This article appears in the latest issue (10Jan 2013)of Moneylife.
A RISKY PROPOSITION
The tail end of the year is seeing some heightened interest in equities. Starting the year at around 15500, the BSE Sensex added 3000 points by mid February. After this it went in to a range bound coma, with all economic indicators turning negative. What is interesting is the revival in the market momentum post mid November of this year, in anticipation of the UPA 2 waking up from its slumber and trying to push through a slew of reforms.
Whilst all the global indicators seem to indicate a kind of economic slowdown, the markets are indicating something quite contrary. Our markets seem to indicate that the worst of the economic slowdown is behind us and that corporate earnings are on the rebound track. Moodys, the global rating agency have upgraded the outlook from negative to stable. The sell side broking houses, are also saying that the worst is perhaps behind us and advise putting money in to the markets. In fact, of the various opinions I have seen, the ‘worst’ case seems to be a level of over 20,000 on the BSE Sensex for 2013!!
The rally of our markets in 2012 was bereft of domestic or retail participation. Amidst the global gloom, we had record inflows of FII money to the extent of nearly twenty billion dollars! And in the full year, we hardly had anyone telling us to buy. At best, in the beginning of the year, we all put a kind of fifteen to twenty percent gains, if any, on the indices with a low probability. And this gain happened in the first five to six weeks. After that, when UPA 2 decided to wake up from slumber, the market gathered momentum (just as we were all waiting for the BSE Sensex to go to 14000 or below so that we could buy) and is now threatening to enter in to new territory in 2013.
So, should we jump headlong in to the markets? I am not talking about things like “there are always some pickings in the markets if you look” kind of answers. I am wondering about whether the markets as a whole are buy worthy at this point and can one be sure that we are entering a bullish phase?
For me, there is a big disconnect between economic outlook and corporate performance expectations. One of them or both of them are wrong. Unless there is a strong recovery in the economy to be on a seven percent plus growth in FY 2012-13, the stock prices are clearly running ahead of expectations. Many people opined a few weeks ago that our markets were at their historically low “P/E” levels. Alas, they did not bother to figure this out in co-relation to the interest rate environment, which continues to be stubbornly high. Similarly, inflation refuses to budge, with the government doing nothing to improve supply.
The government announcement to move to direct cash transfers (which would in turn imply that subsidies to producers would go, letting them earn free market prices), reduce disparity in petrol and diesel prices, disinvestment (even if it to LIC), retail FDI ( a symbolism if anything), bringing back Mr Chidambaram to the Finance Ministry etc are all factors that have been influencing a bullish undertone. At the same time, people are saying ( I have no idea about the basis for these conclusions) that the worst in corporate earnings is behind us and that earnings are bound to go up from here, making the markets attractive.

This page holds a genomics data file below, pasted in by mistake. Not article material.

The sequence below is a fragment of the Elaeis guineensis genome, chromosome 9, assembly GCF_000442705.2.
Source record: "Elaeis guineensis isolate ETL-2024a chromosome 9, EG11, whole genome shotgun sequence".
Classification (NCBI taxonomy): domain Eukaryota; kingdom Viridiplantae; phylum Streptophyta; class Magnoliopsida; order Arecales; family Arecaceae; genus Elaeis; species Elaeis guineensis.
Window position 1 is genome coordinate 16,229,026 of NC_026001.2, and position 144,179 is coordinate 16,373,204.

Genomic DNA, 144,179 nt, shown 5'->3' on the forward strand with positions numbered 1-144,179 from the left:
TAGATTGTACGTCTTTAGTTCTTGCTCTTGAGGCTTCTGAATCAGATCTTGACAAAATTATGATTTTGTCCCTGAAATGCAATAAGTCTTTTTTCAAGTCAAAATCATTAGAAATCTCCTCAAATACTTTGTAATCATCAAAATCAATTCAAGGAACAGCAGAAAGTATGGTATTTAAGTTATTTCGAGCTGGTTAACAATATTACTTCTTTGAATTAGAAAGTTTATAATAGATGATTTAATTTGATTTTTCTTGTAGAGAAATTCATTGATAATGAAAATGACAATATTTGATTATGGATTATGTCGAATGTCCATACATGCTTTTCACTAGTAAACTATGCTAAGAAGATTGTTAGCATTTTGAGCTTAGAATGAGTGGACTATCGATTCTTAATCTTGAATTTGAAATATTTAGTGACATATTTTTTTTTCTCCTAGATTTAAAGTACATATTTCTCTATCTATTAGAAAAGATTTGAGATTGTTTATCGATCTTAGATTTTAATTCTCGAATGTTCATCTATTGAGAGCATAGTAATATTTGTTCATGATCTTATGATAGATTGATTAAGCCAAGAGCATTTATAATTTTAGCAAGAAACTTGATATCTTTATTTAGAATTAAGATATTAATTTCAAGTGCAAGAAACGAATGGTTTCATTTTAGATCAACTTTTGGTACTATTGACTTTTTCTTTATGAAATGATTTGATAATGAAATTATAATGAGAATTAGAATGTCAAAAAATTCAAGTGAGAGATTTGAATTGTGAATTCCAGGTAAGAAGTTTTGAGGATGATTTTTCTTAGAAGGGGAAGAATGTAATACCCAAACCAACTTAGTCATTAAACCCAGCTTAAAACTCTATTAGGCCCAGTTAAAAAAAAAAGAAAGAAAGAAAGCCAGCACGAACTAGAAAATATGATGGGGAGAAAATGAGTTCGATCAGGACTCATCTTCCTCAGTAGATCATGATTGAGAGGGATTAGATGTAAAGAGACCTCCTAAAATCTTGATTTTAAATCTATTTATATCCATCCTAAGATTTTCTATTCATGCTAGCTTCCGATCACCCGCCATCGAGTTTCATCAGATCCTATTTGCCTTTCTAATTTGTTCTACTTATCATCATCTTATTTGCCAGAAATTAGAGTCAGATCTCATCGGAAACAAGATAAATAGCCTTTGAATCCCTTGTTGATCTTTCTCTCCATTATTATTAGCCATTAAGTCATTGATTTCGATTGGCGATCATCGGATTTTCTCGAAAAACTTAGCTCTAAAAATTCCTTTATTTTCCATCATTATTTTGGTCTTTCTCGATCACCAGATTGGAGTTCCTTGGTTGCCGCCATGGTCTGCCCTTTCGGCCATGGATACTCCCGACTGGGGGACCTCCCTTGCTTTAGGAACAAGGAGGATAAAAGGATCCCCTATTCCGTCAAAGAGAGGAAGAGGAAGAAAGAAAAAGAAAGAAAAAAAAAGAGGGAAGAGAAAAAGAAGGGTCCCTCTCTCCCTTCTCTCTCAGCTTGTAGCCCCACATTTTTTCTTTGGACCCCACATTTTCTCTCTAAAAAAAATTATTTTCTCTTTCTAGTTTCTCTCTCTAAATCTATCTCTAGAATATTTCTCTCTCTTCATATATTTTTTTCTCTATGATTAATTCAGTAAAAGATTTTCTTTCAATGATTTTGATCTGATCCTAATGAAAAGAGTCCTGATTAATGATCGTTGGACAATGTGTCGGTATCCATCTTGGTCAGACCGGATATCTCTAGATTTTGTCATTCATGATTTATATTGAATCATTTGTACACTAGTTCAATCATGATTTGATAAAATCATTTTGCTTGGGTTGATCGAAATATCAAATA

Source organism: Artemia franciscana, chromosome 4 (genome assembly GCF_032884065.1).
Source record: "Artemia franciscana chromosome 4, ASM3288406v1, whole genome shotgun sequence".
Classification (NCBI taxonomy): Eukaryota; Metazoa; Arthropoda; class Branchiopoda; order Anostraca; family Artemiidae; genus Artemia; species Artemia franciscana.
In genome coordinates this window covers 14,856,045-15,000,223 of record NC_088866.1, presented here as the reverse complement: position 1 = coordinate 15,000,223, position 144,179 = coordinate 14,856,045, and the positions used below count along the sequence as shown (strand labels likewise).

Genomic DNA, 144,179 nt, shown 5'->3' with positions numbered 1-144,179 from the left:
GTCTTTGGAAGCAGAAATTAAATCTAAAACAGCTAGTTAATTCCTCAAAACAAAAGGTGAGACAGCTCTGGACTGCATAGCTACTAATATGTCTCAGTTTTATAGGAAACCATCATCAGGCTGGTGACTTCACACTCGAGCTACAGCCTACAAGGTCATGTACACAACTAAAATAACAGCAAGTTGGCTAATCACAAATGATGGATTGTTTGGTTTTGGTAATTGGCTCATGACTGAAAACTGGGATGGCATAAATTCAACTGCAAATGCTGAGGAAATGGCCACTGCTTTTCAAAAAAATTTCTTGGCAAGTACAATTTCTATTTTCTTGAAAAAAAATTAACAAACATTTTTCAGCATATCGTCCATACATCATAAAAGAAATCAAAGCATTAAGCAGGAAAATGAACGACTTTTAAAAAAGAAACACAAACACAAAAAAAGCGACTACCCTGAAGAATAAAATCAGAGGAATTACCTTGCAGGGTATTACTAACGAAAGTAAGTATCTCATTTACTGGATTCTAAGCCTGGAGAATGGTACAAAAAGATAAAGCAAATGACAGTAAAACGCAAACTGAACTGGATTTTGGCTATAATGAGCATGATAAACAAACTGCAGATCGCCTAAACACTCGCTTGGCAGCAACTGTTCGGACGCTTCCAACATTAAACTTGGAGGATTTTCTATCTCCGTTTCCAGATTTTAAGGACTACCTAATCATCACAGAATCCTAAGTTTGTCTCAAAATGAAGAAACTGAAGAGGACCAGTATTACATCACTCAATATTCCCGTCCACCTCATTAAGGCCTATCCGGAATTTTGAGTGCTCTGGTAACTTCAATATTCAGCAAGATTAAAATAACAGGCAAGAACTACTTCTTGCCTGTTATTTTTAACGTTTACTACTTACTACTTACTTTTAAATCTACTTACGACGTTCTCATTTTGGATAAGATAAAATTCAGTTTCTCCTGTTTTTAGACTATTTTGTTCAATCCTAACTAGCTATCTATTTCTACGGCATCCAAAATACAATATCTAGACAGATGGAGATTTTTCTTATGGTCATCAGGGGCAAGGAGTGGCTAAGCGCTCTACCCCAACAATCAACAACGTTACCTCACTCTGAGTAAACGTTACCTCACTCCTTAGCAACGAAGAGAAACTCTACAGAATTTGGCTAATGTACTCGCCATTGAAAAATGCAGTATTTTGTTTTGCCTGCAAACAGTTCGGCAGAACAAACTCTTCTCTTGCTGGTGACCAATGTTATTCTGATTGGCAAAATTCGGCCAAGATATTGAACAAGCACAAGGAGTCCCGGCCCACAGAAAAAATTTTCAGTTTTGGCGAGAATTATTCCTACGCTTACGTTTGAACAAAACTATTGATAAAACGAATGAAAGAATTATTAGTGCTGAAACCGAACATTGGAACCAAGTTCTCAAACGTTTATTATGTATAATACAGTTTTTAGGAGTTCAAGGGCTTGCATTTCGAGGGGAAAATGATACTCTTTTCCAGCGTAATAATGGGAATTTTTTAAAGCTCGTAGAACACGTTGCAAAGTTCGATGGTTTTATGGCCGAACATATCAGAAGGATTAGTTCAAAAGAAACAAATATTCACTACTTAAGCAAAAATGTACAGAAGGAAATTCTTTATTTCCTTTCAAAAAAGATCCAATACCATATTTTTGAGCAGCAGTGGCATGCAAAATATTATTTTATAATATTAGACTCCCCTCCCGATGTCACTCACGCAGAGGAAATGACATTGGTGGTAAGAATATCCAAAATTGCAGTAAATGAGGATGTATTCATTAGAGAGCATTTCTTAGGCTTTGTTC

As far as I am concerned, the markets are trading at close to 16 times FY 2012-13 earnings. Given that interest rates could fall by around one percent or one and a half percent in the next twelve months, this implies a corporate profit growth of over twenty percent each year over the next five to ten years. If I assume inflation to be at five percent, this implies a real earnings growth of fifteen percent and perhaps a top line growth that is equal. This implies a GDP growth rate that is higher than eight percent or so, assuming some earnings growth will come from fall in interest rates and some kind of productivity improvements.
We also have the paradox of consumer spending driven stocks (FMCG, Pharma etc) being at unaffordable valuations leaving no margin of safety and cyclical stocks in metals etc at interesting levels. Similarly infrastructure stocks are weak. Private sector banks are dear and PSU Bank stocks look interesting based on published numbers.
So, what should one do? My call is to go for now with the momentum with eyes open. However, unless we have a discipline to trade, I would keep away. In terms of discipline, it is important to keep what we call as ‘stop loss’ limits. These should be strictly adhered to. For me, this market is clearly not a convincing buy. However, I also believe that there is a trading opportunity given that coming February will be the last full budget by the UPA 2 and will go all out to please. There is also a high probability of the RBI being pushed to drop interest rates lower. So, there is a clear window of opportunity (with risk of losing money if not careful) to make some money if we trade with a lot of discipline. Clearly we are in unsafe zone and best to tread with caution.